“We would work solidly, we didn’t even go out for a meal in the middle – we brought a fantastic selection of goodies from Garden Lodge and would chomp through those if we were hungry. Basically, it was work, work, work with Freddie. He was very adventurous in the studio, and as we know, he took a lot of risks. He was very brave in terms of what he put out to the public. As long as it satisfied his artistic values, then he thought, well it should go out.”

We knew he wasn’t well, but there was this feeling of, ‘Oh, well it’s Fred. He’ll beat it, whatever it is.’

Mike remembers making Barcelona with Freddie in the late 1980s. There was “no template” for such a project, he says, so he was surprised when Freddie decided he wanted to release the title track as its lead single. 

“I said, ‘Are you sure Fred?’ I didn’t really ever think it would be a single, it was just a different kind of music. Nothing had been done quite like that before. And he said to me, ‘Don’t you like it?’ And I said, ‘Well of course I do! It’s fabulous.’ And he said, ‘Well we’ll put it out.’”

Mike Moran with Freddie Mercury and Montserrat Caballé.

Mike Moran with Freddie Mercury and Montserrat Caballé. (Provided)

The dream couldn’t last forever, sadly. Towards the end of the 1980s, those in Freddie’s close circle started to realise that something wasn’t right. Looking back, Mike says he and other friends were in denial. 

“We knew he wasn’t well, but there was this feeling of, ‘Oh, well it’s Fred. He’ll beat it, whatever it is.’ It was never really discussed that much. We all know people who have had some horrible illness, whether it’s cancer or whatever, but I think people who unfortunately suffer from these things a lot of the time don’t want to be viewed as, ‘Oh, it’s good considering they’ve got cancer,’ or something like that. You want to be seen as someone that’s not categorised by that particular illness, so in Fred’s case, it was, let’s get on with it.”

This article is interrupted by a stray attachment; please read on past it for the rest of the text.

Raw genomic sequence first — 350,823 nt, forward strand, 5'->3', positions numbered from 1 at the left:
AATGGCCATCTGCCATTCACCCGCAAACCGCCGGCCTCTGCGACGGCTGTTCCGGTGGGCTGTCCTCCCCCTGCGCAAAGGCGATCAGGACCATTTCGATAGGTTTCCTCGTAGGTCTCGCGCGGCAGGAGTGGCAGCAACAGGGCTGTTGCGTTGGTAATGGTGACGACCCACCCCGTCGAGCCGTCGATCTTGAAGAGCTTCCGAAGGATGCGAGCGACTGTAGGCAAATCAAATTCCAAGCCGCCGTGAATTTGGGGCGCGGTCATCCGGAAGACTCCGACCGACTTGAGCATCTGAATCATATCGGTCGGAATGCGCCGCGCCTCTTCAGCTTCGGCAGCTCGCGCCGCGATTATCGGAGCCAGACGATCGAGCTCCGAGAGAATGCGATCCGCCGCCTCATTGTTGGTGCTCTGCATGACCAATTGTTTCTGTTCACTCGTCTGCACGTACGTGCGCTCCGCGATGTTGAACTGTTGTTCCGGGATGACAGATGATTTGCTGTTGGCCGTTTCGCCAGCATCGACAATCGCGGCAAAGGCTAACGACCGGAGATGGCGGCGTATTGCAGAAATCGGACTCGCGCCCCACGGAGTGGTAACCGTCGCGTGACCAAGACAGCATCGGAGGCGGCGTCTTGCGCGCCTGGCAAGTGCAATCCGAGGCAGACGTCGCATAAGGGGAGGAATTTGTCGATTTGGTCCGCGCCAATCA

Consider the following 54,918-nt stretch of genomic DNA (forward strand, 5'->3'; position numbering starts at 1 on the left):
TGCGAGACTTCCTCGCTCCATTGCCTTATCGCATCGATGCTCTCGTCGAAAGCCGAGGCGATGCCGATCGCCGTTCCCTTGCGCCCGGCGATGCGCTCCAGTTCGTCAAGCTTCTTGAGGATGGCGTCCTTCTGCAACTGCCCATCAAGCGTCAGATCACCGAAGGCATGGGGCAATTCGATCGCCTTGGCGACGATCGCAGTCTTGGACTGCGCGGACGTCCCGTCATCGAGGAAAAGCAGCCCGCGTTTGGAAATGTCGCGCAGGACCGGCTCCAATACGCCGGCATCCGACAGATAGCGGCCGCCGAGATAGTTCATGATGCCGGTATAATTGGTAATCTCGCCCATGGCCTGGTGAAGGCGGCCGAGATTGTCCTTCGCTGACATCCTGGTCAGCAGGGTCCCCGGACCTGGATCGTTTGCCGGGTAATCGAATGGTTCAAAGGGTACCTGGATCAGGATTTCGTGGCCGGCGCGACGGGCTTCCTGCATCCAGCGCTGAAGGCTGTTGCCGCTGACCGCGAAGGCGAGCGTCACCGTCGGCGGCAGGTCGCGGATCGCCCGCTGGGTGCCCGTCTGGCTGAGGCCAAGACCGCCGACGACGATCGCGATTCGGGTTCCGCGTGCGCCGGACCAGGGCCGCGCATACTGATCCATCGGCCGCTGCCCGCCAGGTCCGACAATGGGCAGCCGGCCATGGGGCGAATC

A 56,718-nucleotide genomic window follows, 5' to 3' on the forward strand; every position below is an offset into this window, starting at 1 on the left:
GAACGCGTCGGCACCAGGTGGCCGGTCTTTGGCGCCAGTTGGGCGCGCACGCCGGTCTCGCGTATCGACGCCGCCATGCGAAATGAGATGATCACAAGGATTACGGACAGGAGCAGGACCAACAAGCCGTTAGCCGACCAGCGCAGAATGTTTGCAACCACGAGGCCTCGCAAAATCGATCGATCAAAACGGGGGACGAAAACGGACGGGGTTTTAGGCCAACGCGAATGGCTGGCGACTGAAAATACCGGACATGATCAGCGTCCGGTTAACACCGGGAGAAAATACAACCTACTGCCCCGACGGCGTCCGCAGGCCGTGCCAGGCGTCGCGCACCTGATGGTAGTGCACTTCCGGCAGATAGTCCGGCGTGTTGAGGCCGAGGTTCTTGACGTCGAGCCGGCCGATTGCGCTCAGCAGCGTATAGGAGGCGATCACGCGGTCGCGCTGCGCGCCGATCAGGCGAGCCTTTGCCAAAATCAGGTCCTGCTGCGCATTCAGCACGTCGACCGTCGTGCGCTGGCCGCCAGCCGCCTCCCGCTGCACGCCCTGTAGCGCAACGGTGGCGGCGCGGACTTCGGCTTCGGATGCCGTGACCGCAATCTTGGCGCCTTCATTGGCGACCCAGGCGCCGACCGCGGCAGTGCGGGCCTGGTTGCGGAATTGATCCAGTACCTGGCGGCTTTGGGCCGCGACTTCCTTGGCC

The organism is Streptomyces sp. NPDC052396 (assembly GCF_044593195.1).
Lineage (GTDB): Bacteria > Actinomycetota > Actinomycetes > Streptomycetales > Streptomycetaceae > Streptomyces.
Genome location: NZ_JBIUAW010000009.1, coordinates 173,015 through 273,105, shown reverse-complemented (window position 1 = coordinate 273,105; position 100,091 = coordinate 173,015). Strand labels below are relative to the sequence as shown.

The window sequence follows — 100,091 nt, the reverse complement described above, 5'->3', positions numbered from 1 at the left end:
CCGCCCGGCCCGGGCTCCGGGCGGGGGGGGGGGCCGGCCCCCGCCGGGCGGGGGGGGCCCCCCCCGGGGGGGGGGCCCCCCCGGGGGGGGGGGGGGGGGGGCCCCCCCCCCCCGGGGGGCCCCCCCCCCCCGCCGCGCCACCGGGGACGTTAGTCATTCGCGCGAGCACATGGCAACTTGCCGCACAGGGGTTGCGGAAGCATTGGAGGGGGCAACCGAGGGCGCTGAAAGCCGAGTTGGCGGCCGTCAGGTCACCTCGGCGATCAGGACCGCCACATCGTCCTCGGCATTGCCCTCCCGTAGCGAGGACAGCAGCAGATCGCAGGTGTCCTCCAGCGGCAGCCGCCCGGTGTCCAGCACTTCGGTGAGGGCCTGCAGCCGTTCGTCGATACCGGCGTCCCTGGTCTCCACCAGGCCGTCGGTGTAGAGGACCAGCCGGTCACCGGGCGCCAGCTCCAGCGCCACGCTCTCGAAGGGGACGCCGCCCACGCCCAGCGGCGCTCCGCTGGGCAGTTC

Freddie’s ill-health wasn’t up for discussion – even among friends

Because of Freddie’s attitude, his condition became something friends didn’t bring up, Mike says. “He would say, ‘I’m very tired, I have to go to the doctor,’ but there was never really that conversation behind his back of, ‘Oh my God, what’s going on now?’ I think you’ll find this from most people that were close to him – it was never a subject that was up for discussion.”

For Mike, the entire thing culminated with Freddie’s birthday party, which took place just weeks before his death. He remembers receiving the phone call telling him that his dear friend had died shortly before it was announced in the media.

Months after his death, some of the biggest names in popular music gathered in London to host the Freddie Mercury Tribute Concert. That incredible event has gone down in history for the extraordinary impact it had on public perceptions of HIV and AIDS. It also raised funds for AIDS research.

It’s one of those legacies that may never be equalled.

“I think it helped kick-start lot of things that happened,” Mike says. “The awareness reached people, whether they were fans of whoever it was on the show, or whether they knew family, friends, who suffered from it. It was just such a huge event – even without it being a tribute to Fred or connected to it, it still would have been almost like a Live Aid event with all those people on it. I think it reached a lot of people, and the message reached a lot of people. There were some very heartfelt speeches in it as well as the music.”

It has now been 30 years since Freddie’s death – and Mike says his legacy today is, quite simply, that he was “just about the best at everything”. 

“That’s the best legacy you can leave. He had this incredible vocal ability – I mean, it was amazing what Freddie did with his voice. That in itself is enough. His stage presence and his act on stage was extraordinary – he would sing these songs, and they aren’t easy songs to sing, and they’d do a two hour show and Freddie would run five miles. You’ve also got to look at the writing aspect – how many anthems has he written or the group been involved in? They’re things which stadiums embrace all around the world, all the time. Add to that some of the beautiful love songs he wrote. 

“All of those things made are just markers for everybody else to aim for. It’s one of those legacies that may never be equalled. There was something different about Fred on every level.”

Freddie Mercury: The Final Act – BBC Two – 9pm, Sunday 27th November. Also available on BBC iPlayer.